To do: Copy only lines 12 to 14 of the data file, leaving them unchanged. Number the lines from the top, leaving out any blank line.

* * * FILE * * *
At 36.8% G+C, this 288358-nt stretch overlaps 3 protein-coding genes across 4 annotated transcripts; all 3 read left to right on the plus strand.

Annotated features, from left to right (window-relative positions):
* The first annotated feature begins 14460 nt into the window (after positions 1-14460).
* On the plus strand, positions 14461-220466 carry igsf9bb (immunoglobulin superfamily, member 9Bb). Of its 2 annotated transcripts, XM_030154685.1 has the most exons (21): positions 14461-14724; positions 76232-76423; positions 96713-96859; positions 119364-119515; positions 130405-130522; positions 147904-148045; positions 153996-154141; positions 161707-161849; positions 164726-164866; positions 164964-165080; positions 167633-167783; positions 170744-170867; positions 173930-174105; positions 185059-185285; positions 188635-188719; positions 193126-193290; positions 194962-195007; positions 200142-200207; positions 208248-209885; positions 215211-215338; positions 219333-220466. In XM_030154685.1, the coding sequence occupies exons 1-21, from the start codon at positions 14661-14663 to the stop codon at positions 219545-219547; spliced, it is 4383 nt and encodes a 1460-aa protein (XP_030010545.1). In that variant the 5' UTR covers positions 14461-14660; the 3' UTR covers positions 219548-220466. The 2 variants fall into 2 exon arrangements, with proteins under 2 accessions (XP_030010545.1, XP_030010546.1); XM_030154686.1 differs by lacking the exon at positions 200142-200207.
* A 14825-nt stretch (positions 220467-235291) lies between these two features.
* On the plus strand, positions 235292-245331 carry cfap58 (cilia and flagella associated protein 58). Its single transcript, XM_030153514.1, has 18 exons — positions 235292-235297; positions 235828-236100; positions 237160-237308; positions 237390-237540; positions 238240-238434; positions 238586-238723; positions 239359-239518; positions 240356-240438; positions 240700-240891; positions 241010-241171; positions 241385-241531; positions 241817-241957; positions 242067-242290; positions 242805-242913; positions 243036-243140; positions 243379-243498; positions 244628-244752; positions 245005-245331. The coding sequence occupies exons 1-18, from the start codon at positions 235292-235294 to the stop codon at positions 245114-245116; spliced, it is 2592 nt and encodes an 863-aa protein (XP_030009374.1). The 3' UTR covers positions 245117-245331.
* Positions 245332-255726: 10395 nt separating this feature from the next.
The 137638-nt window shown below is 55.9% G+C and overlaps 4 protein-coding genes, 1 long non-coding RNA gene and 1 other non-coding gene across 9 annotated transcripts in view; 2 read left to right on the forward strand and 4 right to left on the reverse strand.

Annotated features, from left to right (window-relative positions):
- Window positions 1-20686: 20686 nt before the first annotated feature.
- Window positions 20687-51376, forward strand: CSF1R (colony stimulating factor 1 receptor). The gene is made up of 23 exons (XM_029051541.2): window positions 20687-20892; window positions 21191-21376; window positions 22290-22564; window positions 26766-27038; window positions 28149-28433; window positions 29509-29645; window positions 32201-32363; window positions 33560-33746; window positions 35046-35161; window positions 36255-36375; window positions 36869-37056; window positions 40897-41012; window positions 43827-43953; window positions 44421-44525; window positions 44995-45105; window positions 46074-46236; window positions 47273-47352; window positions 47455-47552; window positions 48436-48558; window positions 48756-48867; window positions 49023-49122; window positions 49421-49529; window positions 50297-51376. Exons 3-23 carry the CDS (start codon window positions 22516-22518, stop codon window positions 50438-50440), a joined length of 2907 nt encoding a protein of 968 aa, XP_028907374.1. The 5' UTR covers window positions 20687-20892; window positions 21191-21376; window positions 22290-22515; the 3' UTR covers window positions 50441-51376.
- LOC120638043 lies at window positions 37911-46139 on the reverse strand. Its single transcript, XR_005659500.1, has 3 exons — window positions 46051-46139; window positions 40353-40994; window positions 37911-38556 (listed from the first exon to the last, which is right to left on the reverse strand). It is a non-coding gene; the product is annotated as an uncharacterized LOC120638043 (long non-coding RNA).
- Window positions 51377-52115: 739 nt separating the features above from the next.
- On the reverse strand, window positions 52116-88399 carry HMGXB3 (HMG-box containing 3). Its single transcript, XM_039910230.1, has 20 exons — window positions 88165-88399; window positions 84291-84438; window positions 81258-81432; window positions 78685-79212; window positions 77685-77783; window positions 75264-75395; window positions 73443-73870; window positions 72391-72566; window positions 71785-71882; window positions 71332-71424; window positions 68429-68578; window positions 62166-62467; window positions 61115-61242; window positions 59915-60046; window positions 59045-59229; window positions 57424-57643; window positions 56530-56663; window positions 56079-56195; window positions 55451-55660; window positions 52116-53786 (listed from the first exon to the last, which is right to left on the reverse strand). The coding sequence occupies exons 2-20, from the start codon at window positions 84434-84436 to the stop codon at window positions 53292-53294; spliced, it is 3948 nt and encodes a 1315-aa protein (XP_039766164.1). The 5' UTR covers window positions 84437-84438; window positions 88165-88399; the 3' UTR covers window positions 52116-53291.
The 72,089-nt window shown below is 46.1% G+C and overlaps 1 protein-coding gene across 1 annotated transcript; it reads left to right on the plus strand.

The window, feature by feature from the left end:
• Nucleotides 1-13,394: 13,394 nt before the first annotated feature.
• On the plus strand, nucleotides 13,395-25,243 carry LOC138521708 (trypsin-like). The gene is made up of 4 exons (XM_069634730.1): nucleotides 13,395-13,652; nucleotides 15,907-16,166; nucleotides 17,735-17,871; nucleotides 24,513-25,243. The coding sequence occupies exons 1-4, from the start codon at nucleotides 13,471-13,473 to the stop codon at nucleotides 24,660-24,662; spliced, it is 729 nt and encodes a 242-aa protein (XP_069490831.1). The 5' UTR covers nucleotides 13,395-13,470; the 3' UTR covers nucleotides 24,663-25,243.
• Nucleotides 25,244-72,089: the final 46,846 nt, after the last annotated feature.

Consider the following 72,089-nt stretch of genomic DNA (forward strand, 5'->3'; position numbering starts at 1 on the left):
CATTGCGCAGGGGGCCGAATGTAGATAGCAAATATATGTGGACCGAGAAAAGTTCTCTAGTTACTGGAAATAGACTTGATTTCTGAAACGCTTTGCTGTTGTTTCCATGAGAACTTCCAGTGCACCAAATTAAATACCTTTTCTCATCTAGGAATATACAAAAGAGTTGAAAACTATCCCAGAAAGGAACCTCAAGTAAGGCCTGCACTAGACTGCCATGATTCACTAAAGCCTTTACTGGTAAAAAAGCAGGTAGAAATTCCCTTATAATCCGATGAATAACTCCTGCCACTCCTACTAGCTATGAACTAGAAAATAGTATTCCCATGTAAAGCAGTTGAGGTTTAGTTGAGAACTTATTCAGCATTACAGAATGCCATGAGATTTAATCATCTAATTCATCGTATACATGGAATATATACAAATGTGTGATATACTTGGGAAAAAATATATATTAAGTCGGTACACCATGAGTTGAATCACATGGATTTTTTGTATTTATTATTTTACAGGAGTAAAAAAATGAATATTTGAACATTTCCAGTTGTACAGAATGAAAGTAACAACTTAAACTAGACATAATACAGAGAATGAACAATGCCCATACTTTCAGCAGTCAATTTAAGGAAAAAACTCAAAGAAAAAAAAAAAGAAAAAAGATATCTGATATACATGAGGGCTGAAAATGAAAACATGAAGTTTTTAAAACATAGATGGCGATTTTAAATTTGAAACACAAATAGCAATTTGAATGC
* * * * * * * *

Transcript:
- LOC120638043 lies at window positions 37911-46139 on the reverse strand. Its single transcript, XR_005659500.1, has 3 exons — window positions 46051-46139; window positions 40353-40994; window positions 37911-38556 (listed from the first exon to the last, which is right to left on the reverse strand). It is a non-coding gene; the product is annotated as an uncharacterized LOC120638043 (long non-coding RNA).
- Window positions 51377-52115: 739 nt separating the features above from the next.
- On the reverse strand, window positions 52116-88399 carry HMGXB3 (HMG-box containing 3). Its single transcript, XM_039910230.1, has 20 exons — window positions 88165-88399; window positions 84291-84438; window positions 81258-81432; window positions 78685-79212; window positions 77685-77783; window positions 75264-75395; window positions 73443-73870; window positions 72391-72566; window positions 71785-71882; window positions 71332-71424; window positions 68429-68578; window positions 62166-62467; window positions 61115-61242; window positions 59915-60046; window positions 59045-59229; window positions 57424-57643; window positions 56530-56663; window positions 56079-56195; window positions 55451-55660; window positions 52116-53786 (listed from the first exon to the last, which is right to left on the reverse strand). The coding sequence occupies exons 2-20, from the start codon at window positions 84434-84436 to the stop codon at window positions 53292-53294; spliced, it is 3948 nt and encodes a 1315-aa protein (XP_039766164.1). The 5' UTR covers window positions 84437-84438; window positions 88165-88399; the 3' UTR covers window positions 52116-53291.